Keynes goes onto talk about how quickly many communities recovered from the Viking attacks. Chertsey Abbey, for example, appears to have been thriving in the 880s: 10-20 years after 90 of its monks were said to have murdered. Lindisfarne, too, he claims, recovered fairly quickly. However, one is inclined to agree with Smyth when he states that to assert that ecclesiastical recovery meant that the raids were not as destructive as was claimed by the chroniclers is to ignore a basic human instinct to get on with life as normally as possible after terrible destruction has happened. Also, several historians refer to the fact that the monks of St. Cuthbert’s were allowed to walk through Viking territory unharmed.
However, the fact remains that they had been exiled. While the sources were written (probably entirely) by ecclesiasts and so will have had an aspect of anti-pagan bias, it seems ridiculous to argue that the Vikings were not as destructive as they claim. They were not anti-Christian iconoclasts (note, for example, the fact that stone crosses on Iona were left standing), but rather raiders out to plunder who had a different value system from the English.
This does not mean that they did not understand that what they were doing was wrong- simply being pagan does not make someone immoral- but rather they did not care and were insufficiently sensitive to Christian beliefs. The fact that the Viking settlers seem to have converted to Christianity fairly soon (very few explicitly pagan graves have been found in England) and that the attacks on monasteries stopped well before the mid 9th Century shows that they were not as barbarically pagan as is sometimes believed.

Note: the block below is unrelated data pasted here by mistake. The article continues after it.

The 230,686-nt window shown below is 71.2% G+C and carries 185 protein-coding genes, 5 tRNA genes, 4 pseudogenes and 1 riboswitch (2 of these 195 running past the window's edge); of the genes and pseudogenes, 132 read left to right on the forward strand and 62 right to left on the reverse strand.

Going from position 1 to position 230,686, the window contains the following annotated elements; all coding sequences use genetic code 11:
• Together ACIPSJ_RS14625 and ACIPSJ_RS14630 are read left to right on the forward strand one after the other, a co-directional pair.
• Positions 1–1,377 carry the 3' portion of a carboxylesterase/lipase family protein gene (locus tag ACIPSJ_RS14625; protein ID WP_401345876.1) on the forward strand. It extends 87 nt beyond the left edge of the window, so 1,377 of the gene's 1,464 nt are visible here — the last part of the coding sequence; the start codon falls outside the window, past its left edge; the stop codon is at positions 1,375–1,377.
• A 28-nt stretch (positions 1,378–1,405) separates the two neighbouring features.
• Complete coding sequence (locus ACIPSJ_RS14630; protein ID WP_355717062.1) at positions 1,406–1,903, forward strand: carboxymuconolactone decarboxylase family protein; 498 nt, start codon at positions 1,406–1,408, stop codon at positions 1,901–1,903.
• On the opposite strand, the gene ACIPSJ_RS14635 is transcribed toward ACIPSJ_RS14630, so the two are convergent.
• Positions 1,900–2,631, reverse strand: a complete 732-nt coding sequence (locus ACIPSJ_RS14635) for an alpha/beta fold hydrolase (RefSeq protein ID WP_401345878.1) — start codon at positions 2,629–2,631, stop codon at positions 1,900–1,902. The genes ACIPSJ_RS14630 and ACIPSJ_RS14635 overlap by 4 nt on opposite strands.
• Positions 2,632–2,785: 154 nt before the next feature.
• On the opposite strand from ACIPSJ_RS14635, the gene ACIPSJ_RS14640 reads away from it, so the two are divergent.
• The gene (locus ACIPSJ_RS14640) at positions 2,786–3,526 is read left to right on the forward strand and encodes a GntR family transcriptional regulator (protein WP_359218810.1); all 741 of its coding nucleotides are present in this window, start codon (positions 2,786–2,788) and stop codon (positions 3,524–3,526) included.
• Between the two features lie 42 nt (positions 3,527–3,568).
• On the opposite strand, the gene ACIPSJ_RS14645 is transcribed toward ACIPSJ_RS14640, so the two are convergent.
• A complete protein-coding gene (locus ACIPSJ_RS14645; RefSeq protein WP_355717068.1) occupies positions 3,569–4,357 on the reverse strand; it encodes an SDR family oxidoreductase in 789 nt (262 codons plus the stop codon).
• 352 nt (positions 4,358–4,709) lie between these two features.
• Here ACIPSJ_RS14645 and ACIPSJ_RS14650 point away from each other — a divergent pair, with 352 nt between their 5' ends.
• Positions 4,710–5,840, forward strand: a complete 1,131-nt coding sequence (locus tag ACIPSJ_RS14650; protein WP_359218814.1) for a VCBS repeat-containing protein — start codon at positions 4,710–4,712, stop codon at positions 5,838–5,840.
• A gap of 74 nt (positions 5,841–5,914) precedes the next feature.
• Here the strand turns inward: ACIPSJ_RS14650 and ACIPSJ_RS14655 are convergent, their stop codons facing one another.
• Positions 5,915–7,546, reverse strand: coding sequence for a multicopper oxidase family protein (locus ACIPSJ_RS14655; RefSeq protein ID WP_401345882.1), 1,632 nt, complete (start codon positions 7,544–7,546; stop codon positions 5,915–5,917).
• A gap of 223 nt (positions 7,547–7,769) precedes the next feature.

It also seems right to say here, briefly, that the Vikings being destructive does not mean that they can not have been constructive too. They managed an administration under the Danelaw, replaced the debased copper currency of Northumbria with a silver one, established towns, for example Dublin and maybe Norwich and gave old ones, such as York and London, a lease of life. Certainly, this boost to urbanisation and trade was inextricably linked with violence, raiding and the slave-trade (as Wormald points out), but it still had a positive effect in boosting development in the longer term. Also, without the Vikings, it might have taken a lot longer for England to become unified, but that is another matter.
Nils Lund claimed it was misleading to arrange numbers, influence and permanent effects co-ordinately, the latter two being the premises, the first the conclusion drawn from these. Again and again we come back to the same question of whether it is possible for a small group of invaders to effect large-scale change (and, in relation to the Vikings, destruction). As we have seen, the Vikings had a massive and permanent impact on English society, partly positive, partly negative, but always significant.
Hopefully it has been established that it is not necessary for there to have been thousands of invaders for this change to happen, at least in the first place. We need to remember to see the Viking period as fragmented: the early period being a great deal more destructive; the later period more constructive, however unless significant archaeological evidence comes to light, we cannot draw firm conclusions on the scale of the Viking raids or the density of settlement, or the timescale involved.